Everything up to this point has been done as part of the Quick Start configuration, with all the components running in a single server (VM or physical machine). We now describe how to scale Aether to run on multiple servers, where we assume this cluster-based configuration throughout the rest of this guide. Before continuing, though, you need to remove the Quick Start configuration by typing:
$ make aether-uninstall
There are two aspects of our deployment that scale independently. One
is Aether proper: a Kubernetes cluster running the set of
microservices that implement SD-Core and AMP (and optionally, other
edge apps). The second is gNBsim: the emulated RAN that generates
traffic directed at the Aether cluster. Minimally, two servers are
required—one for the Aether cluster and one for gNBsim—with each able
to scale independently. For example, having four servers would support
a 3-node Aether cluster and a 1-node workload generator. This example
configuration corresponds to the following
[all] node1 ansible_host=172.16.144.50 ansible_user=aether ansible_password=aether ansible_sudo_pass=aether node2 ansible_host=172.16.144.71 ansible_user=aether ansible_password=aether ansible_sudo_pass=aether node3 ansible_host=172.16.144.18 ansible_user=aether ansible_password=aether ansible_sudo_pass=aether node4 ansible_host=172.16.144.93 ansible_user=aether ansible_password=aether ansible_sudo_pass=aether [master_nodes] node1 [worker_nodes] node2 node3 node4 [gnbsim_nodes] node4
The first block identifies all the nodes; the second block designates
which node runs the Ansible client and the Kubernetes control plane
(this is the node you ssh into and invoke Make targets and
commands); the third block designates the worker nodes being managed
by the Ansible client; and the last block indicate which nodes run the
gNBsim workload generator (gNBsim scales across multiple Docker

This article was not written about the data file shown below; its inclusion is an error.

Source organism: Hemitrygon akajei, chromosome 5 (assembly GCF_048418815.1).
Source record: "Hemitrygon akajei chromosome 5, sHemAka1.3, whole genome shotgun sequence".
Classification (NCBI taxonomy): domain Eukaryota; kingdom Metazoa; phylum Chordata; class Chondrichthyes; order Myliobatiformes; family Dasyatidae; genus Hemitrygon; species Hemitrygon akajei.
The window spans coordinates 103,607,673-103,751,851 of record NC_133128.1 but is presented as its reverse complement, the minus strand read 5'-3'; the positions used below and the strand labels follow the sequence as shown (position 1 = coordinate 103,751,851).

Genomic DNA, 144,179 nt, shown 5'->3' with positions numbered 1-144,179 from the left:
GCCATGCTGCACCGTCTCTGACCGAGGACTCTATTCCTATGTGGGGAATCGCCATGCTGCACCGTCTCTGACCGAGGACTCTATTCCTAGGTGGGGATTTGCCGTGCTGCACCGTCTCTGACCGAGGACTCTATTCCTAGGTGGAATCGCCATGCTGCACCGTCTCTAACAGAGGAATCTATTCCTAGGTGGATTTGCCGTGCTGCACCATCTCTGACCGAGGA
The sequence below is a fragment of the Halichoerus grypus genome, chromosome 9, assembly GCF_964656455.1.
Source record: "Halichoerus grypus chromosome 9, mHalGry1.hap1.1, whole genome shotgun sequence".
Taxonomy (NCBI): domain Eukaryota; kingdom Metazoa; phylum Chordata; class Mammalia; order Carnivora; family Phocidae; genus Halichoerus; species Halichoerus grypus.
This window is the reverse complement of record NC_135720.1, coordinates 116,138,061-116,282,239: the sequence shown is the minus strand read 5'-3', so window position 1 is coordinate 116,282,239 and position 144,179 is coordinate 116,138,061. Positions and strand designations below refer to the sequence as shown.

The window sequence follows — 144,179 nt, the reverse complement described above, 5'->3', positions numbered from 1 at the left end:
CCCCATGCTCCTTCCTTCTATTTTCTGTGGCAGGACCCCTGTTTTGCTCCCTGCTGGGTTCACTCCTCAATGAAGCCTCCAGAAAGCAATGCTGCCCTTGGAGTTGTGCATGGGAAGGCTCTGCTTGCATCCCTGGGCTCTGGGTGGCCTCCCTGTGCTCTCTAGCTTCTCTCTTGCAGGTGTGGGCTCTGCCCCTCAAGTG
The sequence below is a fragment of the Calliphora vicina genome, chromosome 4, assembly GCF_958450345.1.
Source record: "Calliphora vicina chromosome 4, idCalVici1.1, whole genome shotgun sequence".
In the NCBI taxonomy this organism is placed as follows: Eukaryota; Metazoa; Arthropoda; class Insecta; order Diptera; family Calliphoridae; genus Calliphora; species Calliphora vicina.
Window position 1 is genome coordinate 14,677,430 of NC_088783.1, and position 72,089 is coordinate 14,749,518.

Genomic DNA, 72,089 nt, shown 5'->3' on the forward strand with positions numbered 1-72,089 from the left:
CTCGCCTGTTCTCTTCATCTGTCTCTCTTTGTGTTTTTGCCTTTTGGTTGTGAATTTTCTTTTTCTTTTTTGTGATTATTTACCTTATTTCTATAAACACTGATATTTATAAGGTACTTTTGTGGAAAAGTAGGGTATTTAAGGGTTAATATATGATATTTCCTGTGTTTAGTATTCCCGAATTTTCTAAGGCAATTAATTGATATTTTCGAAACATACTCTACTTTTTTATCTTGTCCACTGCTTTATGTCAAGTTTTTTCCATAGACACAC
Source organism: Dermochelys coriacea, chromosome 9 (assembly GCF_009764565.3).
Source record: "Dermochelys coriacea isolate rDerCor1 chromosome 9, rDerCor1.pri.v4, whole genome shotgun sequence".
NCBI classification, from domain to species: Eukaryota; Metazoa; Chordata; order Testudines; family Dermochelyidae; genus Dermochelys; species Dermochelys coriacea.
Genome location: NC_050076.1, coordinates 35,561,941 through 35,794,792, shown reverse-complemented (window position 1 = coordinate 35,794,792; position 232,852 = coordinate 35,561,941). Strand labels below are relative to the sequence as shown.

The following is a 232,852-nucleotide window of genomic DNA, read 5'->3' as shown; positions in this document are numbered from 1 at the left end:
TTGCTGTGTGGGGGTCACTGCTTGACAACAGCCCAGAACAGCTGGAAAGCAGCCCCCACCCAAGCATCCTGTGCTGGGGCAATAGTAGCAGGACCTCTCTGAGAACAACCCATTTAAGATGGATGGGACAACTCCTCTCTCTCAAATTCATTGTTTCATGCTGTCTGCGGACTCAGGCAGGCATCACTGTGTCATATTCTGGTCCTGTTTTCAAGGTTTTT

containers, but these containers are not managed by Kubernetes).
Note that having
gnbsim_nodes contain exactly
one/common server is what triggers Ansible to instantiate the Quick
You need to modify
hosts.ini to match your target deployment.
Once you’ve done that (and assuming you deleted your earlier Quick
Start configuration), you can re-execute the same set of targets you
$ make aether-k8s-install $ make aether-5gc-install $ aeither-amp-install $ make aether-gnbsim-install $ make aether-gnbsim-run
This will run the same gNBsim test case as before, but originating in a separate VM. We will return to options for scaling up the gNBsim workload in a later section, along with describing how to run physical gNBs in place of gNBsim. Note that if you are primarily interested in the latter, you can still run Aether on a single server, and then connect that node to one or more physical gNBs.
Finally, apart from being able able to run SD-Core and gNBsim on separate nodes—thereby cleanly decoupling the Core from the RAN—one question we have not yet answered is why you might want to scale the Aether cluster to multiple nodes. One answer is that you are concerned about availability, so want to introduce redundancy.
A second answer is that you want to run some other edge application, such as an IoT or AI/ML platform, on the Aether cluster. Such applications can be co-located with SD-Core, with the latter providing local breakout. For example, OpenVINO is a framework for deploying inference models to process local video streams streams, for example, detecting and counting people who enter the field of view for 5G-connected cameras. Just like SD-Core, OpenVINO is deployed as a set of Kubernetes pods.
A third possible answer is that you want to scale SD-Core itself, in
support of a scalable number of UEs. For example, providing
predictable, low-latency support for hundreds or thousands of IoT
devices requires horizontally scaling the AMF. OnRamp provides a way
to experiment with exactly that possibility. If you edit the
vars/main.yml to use an alternative values file (in
you can deploy SD-Core with Horizontal Pod Autoscaling (HPA) enabled. Note that HPA is an experimental feature of SD-Core; it has not yet been officially released and is not yet supported.